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Westminster Dog Show Monday & Tuesday

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  • Agreed. Right now is about when the Christmas puppies start hitting CraigsList. 4-6 months old, the shiny has worn off. The poor dog has likely spent much of it's life crated because the family only wanted him around when it was time to be cute.

    StG

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    • S1969--ABR is where my boy went when he couldn't stay with me anymore. I'm SO glad they're there, as he was 7 at the time and none of the general rescues would take him.

      I've rescued all of my animals--dog, cat, horse--and see no reason to change the pattern. I don't think our lifestyle would be good for a puppy, so I'd love that young adult range. I took in an "older" cat (7, now 11), so I'd rather not also have an older dog at the same time. But, you know, whoever yanks on my heart strings...

      I don't worry about "inheriting problems". A lot of dogs are given up through no fault of their own. I've seen several young Brits, for example, get surrendered as young adults because they were too active. Um, duh? Did you not even read the wiki page?

      My family's never had a problem with our "second hand" dogs. Er...well...there is Tigger, the doxie/chiahuahua mix. He'd been abused in the past and still fear bites to this day, and is definitely a, er, special boy. But that's a pretty extreme case, I'd think. And we didn't adopt him, he wandered into our yard and we refused to give him back. /cough

      Puppies are cute so you don't murder them, in my opinion. I'm happy to skip that stage, thanks!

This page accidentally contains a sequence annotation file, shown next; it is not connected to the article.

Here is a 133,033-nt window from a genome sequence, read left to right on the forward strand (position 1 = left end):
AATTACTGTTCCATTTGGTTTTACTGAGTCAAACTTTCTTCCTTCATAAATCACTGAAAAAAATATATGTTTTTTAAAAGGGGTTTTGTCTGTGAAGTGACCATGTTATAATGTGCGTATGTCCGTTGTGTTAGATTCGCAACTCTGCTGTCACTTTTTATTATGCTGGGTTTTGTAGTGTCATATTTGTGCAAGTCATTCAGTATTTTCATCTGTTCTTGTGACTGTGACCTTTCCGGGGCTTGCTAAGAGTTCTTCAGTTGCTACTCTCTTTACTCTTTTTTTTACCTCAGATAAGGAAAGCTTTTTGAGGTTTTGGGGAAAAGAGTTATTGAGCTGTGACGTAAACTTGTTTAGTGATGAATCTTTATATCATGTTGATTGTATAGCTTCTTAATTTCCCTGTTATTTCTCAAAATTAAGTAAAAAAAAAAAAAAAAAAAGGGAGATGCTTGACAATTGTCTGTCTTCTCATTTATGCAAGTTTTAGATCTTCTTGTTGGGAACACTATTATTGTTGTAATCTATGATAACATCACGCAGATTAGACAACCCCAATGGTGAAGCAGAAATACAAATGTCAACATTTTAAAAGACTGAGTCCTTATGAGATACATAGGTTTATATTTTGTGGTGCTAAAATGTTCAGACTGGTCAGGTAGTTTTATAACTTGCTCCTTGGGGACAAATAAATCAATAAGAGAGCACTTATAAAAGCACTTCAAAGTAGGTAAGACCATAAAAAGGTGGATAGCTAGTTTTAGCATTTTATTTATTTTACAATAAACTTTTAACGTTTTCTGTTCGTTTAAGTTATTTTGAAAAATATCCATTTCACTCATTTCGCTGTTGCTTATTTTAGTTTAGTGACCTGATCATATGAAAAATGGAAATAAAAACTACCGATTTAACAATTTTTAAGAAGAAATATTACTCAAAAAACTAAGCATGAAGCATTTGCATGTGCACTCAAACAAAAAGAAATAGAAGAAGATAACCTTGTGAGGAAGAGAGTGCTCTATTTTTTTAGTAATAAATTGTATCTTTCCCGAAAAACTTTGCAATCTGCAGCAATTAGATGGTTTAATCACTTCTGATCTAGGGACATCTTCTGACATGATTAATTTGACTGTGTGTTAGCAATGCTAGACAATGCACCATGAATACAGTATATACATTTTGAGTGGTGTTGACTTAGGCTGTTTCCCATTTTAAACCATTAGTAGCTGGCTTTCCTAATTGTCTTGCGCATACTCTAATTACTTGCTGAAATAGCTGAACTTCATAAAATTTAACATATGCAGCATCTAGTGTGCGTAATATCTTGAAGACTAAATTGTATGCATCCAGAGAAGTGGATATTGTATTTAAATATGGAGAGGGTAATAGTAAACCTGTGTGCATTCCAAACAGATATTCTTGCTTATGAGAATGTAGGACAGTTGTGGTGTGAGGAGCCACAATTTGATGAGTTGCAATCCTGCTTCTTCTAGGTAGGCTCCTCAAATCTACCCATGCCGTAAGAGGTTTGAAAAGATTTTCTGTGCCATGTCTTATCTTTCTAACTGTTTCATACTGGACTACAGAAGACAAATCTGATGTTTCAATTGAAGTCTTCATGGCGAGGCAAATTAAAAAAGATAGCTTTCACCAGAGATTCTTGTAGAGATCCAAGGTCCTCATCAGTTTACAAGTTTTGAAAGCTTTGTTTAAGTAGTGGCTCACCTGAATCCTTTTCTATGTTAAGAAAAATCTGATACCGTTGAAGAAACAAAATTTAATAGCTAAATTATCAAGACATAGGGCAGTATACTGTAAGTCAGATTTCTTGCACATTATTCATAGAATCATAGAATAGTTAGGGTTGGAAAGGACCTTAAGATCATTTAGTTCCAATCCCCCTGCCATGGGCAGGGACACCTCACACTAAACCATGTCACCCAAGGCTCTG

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      • Originally posted by Emryss View Post
        Having spent a long, long time rescuing dogs - I have found that people give up on adolescent dogs often. They see the fat, roly-poly infant puppy and are completely unprepared for the teenaged craziness. The poor young dog is undisciplined and often emotionally abandoned before being physically abandoned.

        A little discipline and structure, plus family company and exercise - and have a loving young companion!

        Most of the time dogs are given up through no fault of their own. Sometimes there is a behavioral issue that may or may not be a relatively easy fix (usually fairly easy - barking,chewing and housebreaking issues usually are. Aggression and excessive shyness often are not, though. )

        I wouldn't hesitate, if was drawn to the temperament of the dog, to adopt at any age. Best companion I had was a 12 year old Yorkie, once she was housebroken...
        I find that to be the case-puppies are overwhelming so they get dumped when they turn into 'teens.'

        I just don't want to deal with another elderly dog, and ideally one who hasn't been bonded to anyone much would be good. (There's no 'family' issue.) Past the tiny puppy stage, but not adult or elderly would be about ideal. Rescues are looking better than shelters at this point just because they've generally done more behavior testing (the county shelter will bring a cat into the encounter room to test reactions but that's about it.) The ones around here anyway generally come with the s/n, shots, and basic vet work done, too, where the shelter you get what you get. The fees are generally in the $200 range, but that's not so bad considering what that all costs at the vet!

        If I were getting a registered purebred, I would probably go for a breeder, but I'm not sure I want the wait list and if I spent that much on an animal, I'd probably want to end up showing it anyway.
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